Orbital debris: What are the best near-term actions to take? A view from the field
Journal of Aeronautics & Aerospace Engineering

Journal of Aeronautics & Aerospace Engineering
Open Access

ISSN: 2168-9792

Orbital debris: What are the best near-term actions to take? A view from the field

3rd International Conference and Exhibition on Mechanical & Aerospace Engineering

October 05-07, 2015 San Francisco, USA

Mark A Skinner

The Boeing Company, USA

Scientific Tracks Abstracts: J Aeronaut Aerospace Eng

Abstract :

The Geostationary Earth Orbit (GEO) satellite belt is a unique location above the earth affording a continuous line-of-sight to satellite up-link and down-link stations. The volume defined by this belt is large, but available slots are limited. During the last fifty years of the space age, this volume has become more crowded, as humankind has launched more and more satellites into this particular orbital regime. Satellites that suffered incapacitating anomalies and space debris have remained in the belt along with the functional satellites. The latter poses a hazard since it is uncontrolled, and the only way for satellite operators to avoid collisions with space objects is to maneuver. Knowing when and where to maneuver requires Space Situational Awareness (SSA), but this is just one aspect needed to maintain safety of flight in this very valuable orbital regime. This paper reports on, from the point of view of an SSA practitioner, what the key issues and dangers surrounding the current situation in the GEO belt are, and what could be the best possible set of near-term actions, involving international cooperation (through bodies such as the UN COPUOS), data sharing between actors in the space arena, public and private sector SSA efforts, and nascent research efforts into active space debris removal. Where the limited available resources should be applied to affect the best possible outcome?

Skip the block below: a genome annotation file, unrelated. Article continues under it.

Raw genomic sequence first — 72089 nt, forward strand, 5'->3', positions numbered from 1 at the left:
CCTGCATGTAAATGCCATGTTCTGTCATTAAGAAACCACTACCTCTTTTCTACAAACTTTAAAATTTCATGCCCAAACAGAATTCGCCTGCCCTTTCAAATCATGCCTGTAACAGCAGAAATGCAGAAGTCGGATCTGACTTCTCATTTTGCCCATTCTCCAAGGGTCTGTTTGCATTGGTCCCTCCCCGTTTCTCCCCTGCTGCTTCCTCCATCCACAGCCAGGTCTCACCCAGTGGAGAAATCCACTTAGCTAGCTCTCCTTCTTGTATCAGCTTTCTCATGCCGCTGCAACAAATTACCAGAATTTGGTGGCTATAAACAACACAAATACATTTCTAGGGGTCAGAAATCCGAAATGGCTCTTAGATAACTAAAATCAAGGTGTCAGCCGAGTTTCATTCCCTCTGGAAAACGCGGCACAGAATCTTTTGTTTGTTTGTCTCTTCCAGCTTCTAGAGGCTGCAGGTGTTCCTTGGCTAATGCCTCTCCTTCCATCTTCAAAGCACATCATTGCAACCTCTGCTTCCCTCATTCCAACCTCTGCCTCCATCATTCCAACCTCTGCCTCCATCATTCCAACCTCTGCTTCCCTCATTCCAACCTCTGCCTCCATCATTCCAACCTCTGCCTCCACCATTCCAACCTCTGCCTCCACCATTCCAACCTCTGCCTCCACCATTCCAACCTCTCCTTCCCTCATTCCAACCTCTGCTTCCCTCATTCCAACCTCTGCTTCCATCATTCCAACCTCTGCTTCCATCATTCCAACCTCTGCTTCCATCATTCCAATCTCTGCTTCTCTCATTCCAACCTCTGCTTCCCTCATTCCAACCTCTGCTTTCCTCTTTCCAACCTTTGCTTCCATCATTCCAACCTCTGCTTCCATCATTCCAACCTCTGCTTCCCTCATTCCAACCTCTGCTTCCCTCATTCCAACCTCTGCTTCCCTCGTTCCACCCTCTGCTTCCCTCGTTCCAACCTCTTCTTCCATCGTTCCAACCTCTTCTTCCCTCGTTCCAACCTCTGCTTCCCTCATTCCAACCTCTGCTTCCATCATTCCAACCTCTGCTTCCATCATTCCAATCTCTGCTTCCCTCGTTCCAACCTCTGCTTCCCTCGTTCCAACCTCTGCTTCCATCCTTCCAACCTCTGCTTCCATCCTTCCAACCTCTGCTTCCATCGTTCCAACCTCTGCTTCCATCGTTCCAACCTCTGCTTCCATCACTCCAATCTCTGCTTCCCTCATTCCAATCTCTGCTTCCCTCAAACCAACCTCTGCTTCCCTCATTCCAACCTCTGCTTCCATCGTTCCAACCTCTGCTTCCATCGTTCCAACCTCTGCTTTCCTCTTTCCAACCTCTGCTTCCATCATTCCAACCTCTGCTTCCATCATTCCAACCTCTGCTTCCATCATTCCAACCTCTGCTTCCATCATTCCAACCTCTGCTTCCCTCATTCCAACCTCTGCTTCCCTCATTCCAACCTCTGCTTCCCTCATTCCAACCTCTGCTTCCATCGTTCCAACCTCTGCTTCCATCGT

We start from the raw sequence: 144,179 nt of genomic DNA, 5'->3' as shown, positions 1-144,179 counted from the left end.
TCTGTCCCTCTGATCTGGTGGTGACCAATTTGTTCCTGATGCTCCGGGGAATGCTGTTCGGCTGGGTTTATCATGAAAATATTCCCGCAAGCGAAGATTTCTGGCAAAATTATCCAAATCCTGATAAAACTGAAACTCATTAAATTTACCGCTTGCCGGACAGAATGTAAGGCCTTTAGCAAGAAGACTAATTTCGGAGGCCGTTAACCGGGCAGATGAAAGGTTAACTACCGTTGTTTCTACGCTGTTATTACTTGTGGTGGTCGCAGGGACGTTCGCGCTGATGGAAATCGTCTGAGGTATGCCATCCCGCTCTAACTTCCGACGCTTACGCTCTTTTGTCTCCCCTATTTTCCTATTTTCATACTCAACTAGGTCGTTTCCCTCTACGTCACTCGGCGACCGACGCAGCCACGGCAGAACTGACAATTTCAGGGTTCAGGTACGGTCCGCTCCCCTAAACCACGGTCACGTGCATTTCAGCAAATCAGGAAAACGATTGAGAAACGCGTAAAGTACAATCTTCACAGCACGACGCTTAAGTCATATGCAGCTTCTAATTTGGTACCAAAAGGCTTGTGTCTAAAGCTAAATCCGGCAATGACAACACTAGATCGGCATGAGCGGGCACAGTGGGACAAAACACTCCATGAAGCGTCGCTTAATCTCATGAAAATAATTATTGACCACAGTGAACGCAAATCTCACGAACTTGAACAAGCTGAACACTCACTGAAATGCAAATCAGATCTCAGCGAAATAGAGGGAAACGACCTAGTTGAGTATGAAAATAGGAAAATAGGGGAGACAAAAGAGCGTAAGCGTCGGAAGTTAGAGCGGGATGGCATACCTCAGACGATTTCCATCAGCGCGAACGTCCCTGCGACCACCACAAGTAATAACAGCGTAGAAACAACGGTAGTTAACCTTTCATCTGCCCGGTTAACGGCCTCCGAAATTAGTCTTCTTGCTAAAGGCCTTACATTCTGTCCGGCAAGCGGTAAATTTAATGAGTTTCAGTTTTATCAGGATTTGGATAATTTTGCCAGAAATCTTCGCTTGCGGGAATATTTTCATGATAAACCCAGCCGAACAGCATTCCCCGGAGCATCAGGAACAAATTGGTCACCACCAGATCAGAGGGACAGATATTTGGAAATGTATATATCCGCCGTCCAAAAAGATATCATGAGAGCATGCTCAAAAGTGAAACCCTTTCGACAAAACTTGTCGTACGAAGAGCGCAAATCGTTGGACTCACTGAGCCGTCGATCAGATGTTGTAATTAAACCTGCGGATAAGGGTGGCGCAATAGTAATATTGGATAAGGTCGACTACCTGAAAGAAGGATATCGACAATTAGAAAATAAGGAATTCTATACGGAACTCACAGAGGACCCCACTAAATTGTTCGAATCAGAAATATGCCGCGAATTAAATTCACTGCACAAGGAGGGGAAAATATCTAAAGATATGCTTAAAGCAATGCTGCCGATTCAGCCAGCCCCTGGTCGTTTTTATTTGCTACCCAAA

Biography :

Mark A Skinner joined Boeing in 1999 as a Senior Scientist and Technical Manager with the Science & Analysis (S&A) team on Maui, Hawaii, where Boeing Operates the Maui Space Surveillance System for the Air Force Research Laboratory (AFRL). In 2015, he joined Boeing Research & Technology in Albuquerque, NM. Since 2005, he has also served as the Program Manager for the Broadband Array Spectrograph Sensor (BASS), leading the collaboration between Boeing, The Aerospace Corporation and AFRL in developing infrared sensing techniques of resident space objects. He specializes in the techniques of Non-Resolved Object Characterization (NROC) and Non-Imaging Space Object Identification (NISOI), and has extended this research into both the infrared and time domain arenas. His current research focus is on the detection and characterization of orbital debris, with an emphasis on debris in the Geosynchronous Orbital Regime (GEO). He is also the Head of Boeing’s Commercial SSA thrust being conducted with the Boeing Satellite Systems Customer Support group in support of Boeing's commercial satellite customer base. He began his career in aerospace in 1991 at Pennsylvania State University as a Research Faculty Member, where he delivered the CUBIC X-ray CCD camera.

Email: [email protected]